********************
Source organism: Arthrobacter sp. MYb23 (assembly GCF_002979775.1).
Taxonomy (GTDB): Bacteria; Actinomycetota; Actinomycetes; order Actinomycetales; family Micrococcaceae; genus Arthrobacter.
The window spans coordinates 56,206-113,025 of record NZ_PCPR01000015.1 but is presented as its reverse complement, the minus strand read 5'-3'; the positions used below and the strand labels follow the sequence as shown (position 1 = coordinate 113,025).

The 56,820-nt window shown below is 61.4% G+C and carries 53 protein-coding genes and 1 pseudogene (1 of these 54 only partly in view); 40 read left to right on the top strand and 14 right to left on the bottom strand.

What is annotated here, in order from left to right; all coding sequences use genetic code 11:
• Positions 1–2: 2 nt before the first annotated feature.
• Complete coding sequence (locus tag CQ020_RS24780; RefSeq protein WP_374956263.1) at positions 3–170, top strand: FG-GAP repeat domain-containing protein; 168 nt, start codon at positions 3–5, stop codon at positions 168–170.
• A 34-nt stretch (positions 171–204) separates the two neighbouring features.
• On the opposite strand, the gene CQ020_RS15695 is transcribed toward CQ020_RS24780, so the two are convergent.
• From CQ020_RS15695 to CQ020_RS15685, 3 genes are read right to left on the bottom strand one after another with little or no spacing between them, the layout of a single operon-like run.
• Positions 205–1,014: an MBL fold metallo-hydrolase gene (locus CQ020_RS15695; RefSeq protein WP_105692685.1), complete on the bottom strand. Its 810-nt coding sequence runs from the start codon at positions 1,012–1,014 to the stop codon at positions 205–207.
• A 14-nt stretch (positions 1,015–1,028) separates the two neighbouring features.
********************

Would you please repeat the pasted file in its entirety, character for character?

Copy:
Source organism: Arthrobacter sp. MYb23 (assembly GCF_002979775.1).
Taxonomy (GTDB): Bacteria; Actinomycetota; Actinomycetes; order Actinomycetales; family Micrococcaceae; genus Arthrobacter.
The window spans coordinates 56,206-113,025 of record NZ_PCPR01000015.1 but is presented as its reverse complement, the minus strand read 5'-3'; the positions used below and the strand labels follow the sequence as shown (position 1 = coordinate 113,025).

The 56,820-nt window shown below is 61.4% G+C and carries 53 protein-coding genes and 1 pseudogene (1 of these 54 only partly in view); 40 read left to right on the top strand and 14 right to left on the bottom strand.

What is annotated here, in order from left to right; all coding sequences use genetic code 11:
• Positions 1–2: 2 nt before the first annotated feature.
• Complete coding sequence (locus tag CQ020_RS24780; RefSeq protein WP_374956263.1) at positions 3–170, top strand: FG-GAP repeat domain-containing protein; 168 nt, start codon at positions 3–5, stop codon at positions 168–170.
• A 34-nt stretch (positions 171–204) separates the two neighbouring features.
• On the opposite strand, the gene CQ020_RS15695 is transcribed toward CQ020_RS24780, so the two are convergent.
• From CQ020_RS15695 to CQ020_RS15685, 3 genes are read right to left on the bottom strand one after another with little or no spacing between them, the layout of a single operon-like run.
• Positions 205–1,014: an MBL fold metallo-hydrolase gene (locus CQ020_RS15695; RefSeq protein WP_105692685.1), complete on the bottom strand. Its 810-nt coding sequence runs from the start codon at positions 1,012–1,014 to the stop codon at positions 205–207.
• A 14-nt stretch (positions 1,015–1,028) separates the two neighbouring features.